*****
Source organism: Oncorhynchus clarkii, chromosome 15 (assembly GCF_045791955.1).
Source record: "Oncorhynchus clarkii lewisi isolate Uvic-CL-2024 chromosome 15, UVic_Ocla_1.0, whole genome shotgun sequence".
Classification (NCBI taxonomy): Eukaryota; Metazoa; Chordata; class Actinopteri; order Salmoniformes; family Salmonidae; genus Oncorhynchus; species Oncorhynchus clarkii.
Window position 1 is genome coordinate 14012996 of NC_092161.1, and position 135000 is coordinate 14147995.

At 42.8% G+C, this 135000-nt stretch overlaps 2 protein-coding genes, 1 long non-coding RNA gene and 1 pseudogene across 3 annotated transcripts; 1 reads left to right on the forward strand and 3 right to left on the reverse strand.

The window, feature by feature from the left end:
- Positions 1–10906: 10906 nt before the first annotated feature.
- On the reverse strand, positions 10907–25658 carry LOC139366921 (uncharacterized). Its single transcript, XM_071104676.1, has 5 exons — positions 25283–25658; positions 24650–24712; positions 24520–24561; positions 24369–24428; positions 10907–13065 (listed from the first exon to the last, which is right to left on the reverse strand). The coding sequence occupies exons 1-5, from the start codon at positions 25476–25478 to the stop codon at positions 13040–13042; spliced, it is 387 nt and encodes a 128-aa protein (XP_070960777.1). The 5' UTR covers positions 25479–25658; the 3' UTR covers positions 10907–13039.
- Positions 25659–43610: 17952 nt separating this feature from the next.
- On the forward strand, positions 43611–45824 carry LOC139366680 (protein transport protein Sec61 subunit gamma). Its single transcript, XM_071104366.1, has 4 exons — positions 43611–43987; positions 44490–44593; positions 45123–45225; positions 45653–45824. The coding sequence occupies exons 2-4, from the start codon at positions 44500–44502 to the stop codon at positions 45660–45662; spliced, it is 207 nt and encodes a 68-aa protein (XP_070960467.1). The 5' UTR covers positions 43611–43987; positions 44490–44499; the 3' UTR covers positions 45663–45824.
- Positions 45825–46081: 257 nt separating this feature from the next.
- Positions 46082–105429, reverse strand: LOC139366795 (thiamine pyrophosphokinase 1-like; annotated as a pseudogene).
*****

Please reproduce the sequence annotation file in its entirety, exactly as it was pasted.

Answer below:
Source organism: Oncorhynchus clarkii, chromosome 15 (assembly GCF_045791955.1).
Source record: "Oncorhynchus clarkii lewisi isolate Uvic-CL-2024 chromosome 15, UVic_Ocla_1.0, whole genome shotgun sequence".
Classification (NCBI taxonomy): Eukaryota; Metazoa; Chordata; class Actinopteri; order Salmoniformes; family Salmonidae; genus Oncorhynchus; species Oncorhynchus clarkii.
Window position 1 is genome coordinate 14012996 of NC_092161.1, and position 135000 is coordinate 14147995.

At 42.8% G+C, this 135000-nt stretch overlaps 2 protein-coding genes, 1 long non-coding RNA gene and 1 pseudogene across 3 annotated transcripts; 1 reads left to right on the forward strand and 3 right to left on the reverse strand.

The window, feature by feature from the left end:
- Positions 1–10906: 10906 nt before the first annotated feature.
- On the reverse strand, positions 10907–25658 carry LOC139366921 (uncharacterized). Its single transcript, XM_071104676.1, has 5 exons — positions 25283–25658; positions 24650–24712; positions 24520–24561; positions 24369–24428; positions 10907–13065 (listed from the first exon to the last, which is right to left on the reverse strand). The coding sequence occupies exons 1-5, from the start codon at positions 25476–25478 to the stop codon at positions 13040–13042; spliced, it is 387 nt and encodes a 128-aa protein (XP_070960777.1). The 5' UTR covers positions 25479–25658; the 3' UTR covers positions 10907–13039.
- Positions 25659–43610: 17952 nt separating this feature from the next.
- On the forward strand, positions 43611–45824 carry LOC139366680 (protein transport protein Sec61 subunit gamma). Its single transcript, XM_071104366.1, has 4 exons — positions 43611–43987; positions 44490–44593; positions 45123–45225; positions 45653–45824. The coding sequence occupies exons 2-4, from the start codon at positions 44500–44502 to the stop codon at positions 45660–45662; spliced, it is 207 nt and encodes a 68-aa protein (XP_070960467.1). The 5' UTR covers positions 43611–43987; positions 44490–44499; the 3' UTR covers positions 45663–45824.
- Positions 45825–46081: 257 nt separating this feature from the next.
- Positions 46082–105429, reverse strand: LOC139366795 (thiamine pyrophosphokinase 1-like; annotated as a pseudogene).